Greek banks will be faced with holding difficult talks with supervisory authorities in a bid to convince them of the need to distribute dividends and to receive the supervisory green light. If they obtain the consent of the supervisor then the domestic banks will be able to distribute a dividend to their shareholders after a period of 14 years! 2008 was the last year that banks distributed dividends (concerning the fiscal year 2007) initially obeying the relevant commitment they made after receiving the state aid in 2008, while, after 2010 they were swept away by the debt crisis that quickly transformed into a banking crisis.
For the first time after the crisis, domestic banks have put back on the agenda the issue of dividend distribution and on the occasion of first half earnings, management teams at Eurobank, Alpha Bank and the National Bank have set the central goal of dividend distribution from either 2022 or 2023. However, as analysts point out, the conversation between banks supervisors will be a very difficult one. Lenders will need to make stronger progress in coming quarters in order to achieve the dividend distribution target.
There are three major obstacles that banks must overcome:
- The particularly high share of deferred tax assets (DTC) in capital levels. As the Bank of Greece points out, “approximately 65% of the CET1 funds of the banks correspond to a deferred tax asset against the Greek State. The current strategy to reduce NPLs is estimated to increase this percentage. " The ECB attaches great importance to the issue of DTCs, underlining “that the high percentage of DTCs in CET1 capital ratios of Greek systemic credit institutions, which is not expected to decrease further in the medium term, remains an issue of supervisory concern. It is estimated that unless there is a substantial improvement in the quality of banks' equity, it will be difficult for supervisors to give the green light for dividend distribution.” It is also noted in a recent report from the governor of the Bank of Greece that addressing the high percentage of deferred tax assets on equity and strengthening the capital base of banks are preconditions for accelerating the recovery of the economy.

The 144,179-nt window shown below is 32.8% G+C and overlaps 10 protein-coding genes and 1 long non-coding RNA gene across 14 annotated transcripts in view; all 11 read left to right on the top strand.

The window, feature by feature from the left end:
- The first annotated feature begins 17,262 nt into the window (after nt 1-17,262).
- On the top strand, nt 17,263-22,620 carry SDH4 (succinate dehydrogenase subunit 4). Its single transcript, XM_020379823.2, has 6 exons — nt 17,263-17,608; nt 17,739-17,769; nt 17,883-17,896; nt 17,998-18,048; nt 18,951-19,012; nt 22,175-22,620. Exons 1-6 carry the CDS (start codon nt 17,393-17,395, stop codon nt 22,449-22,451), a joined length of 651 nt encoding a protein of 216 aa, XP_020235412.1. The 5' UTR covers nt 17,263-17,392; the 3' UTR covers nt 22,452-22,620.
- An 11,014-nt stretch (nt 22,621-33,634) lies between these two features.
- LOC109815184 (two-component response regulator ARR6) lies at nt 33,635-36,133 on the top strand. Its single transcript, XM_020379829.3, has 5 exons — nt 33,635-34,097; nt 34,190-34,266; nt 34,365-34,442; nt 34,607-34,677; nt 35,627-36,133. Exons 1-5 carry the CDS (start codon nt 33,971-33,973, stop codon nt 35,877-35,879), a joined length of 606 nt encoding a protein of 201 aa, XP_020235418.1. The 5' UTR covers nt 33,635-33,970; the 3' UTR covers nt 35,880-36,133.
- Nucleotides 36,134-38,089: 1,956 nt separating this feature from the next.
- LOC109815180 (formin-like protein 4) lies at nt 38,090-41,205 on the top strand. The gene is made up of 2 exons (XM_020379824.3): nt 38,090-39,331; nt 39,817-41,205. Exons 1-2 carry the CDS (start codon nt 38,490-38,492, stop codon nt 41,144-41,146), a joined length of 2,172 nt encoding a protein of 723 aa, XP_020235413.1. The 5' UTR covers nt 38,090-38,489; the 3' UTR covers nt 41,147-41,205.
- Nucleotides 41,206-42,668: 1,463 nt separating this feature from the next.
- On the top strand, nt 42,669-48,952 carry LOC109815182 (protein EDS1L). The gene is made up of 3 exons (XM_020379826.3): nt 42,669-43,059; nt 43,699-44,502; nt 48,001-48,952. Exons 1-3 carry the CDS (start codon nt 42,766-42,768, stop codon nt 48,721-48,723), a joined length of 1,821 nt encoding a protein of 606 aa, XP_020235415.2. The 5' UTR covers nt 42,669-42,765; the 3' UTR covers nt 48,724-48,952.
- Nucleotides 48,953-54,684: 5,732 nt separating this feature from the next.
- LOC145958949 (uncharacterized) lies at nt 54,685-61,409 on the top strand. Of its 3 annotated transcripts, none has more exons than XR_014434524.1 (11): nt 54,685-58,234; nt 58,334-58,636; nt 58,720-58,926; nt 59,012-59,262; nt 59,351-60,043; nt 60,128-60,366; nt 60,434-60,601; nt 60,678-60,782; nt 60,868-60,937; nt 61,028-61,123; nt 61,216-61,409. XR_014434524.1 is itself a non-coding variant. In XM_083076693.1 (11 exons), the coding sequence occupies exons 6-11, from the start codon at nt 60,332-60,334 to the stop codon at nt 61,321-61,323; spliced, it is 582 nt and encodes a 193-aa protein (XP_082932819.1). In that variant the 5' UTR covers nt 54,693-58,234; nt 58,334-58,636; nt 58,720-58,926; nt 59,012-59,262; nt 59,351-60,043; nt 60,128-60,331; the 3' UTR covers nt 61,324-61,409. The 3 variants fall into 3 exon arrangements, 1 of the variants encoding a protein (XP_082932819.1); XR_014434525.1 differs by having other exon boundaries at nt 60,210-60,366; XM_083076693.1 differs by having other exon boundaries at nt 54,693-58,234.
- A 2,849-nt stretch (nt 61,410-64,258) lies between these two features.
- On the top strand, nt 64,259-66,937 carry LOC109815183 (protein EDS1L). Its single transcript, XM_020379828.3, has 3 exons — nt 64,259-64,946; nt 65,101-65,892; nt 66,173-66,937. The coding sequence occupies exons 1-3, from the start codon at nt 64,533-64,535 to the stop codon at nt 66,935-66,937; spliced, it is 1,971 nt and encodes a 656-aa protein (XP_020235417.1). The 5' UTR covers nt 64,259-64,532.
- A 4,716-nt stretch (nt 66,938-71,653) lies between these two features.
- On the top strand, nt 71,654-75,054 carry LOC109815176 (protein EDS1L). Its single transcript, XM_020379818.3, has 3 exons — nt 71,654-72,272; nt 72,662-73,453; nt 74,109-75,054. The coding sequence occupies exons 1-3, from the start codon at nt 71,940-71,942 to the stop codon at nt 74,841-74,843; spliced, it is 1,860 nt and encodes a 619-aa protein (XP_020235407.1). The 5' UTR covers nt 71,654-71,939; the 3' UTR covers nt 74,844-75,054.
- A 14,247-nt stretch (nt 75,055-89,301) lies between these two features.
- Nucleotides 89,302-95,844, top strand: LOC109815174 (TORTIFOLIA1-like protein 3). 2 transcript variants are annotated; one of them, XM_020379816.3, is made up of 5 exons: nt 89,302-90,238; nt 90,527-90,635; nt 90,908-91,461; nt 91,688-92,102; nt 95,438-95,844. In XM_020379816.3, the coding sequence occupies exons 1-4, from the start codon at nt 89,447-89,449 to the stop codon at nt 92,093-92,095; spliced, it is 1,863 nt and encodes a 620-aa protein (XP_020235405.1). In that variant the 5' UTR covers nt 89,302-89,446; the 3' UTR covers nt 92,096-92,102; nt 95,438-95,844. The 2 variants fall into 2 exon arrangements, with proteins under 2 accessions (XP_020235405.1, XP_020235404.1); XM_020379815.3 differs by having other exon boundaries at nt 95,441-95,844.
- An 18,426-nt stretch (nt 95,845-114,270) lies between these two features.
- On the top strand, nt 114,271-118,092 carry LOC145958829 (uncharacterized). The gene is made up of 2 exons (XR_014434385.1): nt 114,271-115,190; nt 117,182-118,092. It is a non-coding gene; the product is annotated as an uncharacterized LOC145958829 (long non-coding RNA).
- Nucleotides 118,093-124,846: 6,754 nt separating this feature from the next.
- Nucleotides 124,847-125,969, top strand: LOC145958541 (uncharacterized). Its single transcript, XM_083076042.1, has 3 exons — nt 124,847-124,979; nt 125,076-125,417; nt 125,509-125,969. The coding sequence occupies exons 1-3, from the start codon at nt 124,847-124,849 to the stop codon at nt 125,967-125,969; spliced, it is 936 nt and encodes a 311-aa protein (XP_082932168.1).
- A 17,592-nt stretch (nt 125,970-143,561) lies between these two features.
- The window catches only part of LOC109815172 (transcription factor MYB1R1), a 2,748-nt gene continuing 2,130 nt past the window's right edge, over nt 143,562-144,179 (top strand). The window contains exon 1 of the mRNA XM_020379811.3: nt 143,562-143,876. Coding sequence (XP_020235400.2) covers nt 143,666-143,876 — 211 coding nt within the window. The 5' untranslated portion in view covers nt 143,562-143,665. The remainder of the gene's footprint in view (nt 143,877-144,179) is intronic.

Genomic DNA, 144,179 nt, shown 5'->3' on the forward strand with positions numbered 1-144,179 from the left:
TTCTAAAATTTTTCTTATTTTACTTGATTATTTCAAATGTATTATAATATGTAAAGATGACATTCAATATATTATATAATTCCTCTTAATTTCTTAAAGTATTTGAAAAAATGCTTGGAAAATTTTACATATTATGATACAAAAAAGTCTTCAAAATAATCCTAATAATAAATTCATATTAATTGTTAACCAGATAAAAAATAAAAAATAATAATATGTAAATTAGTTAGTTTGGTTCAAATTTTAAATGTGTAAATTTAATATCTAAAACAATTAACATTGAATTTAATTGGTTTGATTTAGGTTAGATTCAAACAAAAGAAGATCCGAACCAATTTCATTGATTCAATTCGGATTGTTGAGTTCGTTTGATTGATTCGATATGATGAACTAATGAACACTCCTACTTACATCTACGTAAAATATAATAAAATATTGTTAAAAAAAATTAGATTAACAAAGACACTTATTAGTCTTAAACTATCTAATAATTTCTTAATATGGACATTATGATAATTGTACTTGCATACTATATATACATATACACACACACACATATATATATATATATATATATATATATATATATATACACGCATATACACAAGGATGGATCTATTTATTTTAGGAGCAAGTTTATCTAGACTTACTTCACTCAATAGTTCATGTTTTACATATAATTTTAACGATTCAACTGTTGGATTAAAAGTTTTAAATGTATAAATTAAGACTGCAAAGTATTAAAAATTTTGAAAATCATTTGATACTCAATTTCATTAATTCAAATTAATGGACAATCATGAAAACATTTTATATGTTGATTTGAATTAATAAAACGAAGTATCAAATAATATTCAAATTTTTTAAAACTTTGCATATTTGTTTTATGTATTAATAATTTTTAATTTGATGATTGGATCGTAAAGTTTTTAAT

- Sources of profitability. Concerns have also been raised about the sources of profitability of banks as the rate of new loans being issued remains low, while the increase in profitability in 2020 and 2021 is mainly due to extraordinary profits. As BoG governor, Giannis Stournaras noted in his interview with Business Daily: “we have a very large increase in liquidity for Greek banks. I cannot say that I am satisfied, when the banks have channeled purely to the private sector around 5 billion this year, while they have taken 47 billion plus increases in deposits. The rest are in Greek Government bonds and deposited again in the central bank ". According to analysts, banks will have to achieve high credit expansion in coming months, in order to boost interest income and boost commission income, which remains at a very low level compared to other eurozone countries. However, banks estimate that in the next 3 years there will be a large credit expansion due to the loans under the Recovery Fund and the recovery of the economy.
- New NPEs - "green" stress test. Uncertainty remains about the amount of new non-performing loans that will eventually be created by the pandemic. An additional source of uncertainty is the so-called "green" ECB stress test to determine whether banks are properly prepared to deal with the consequences, at all levels, of climate change.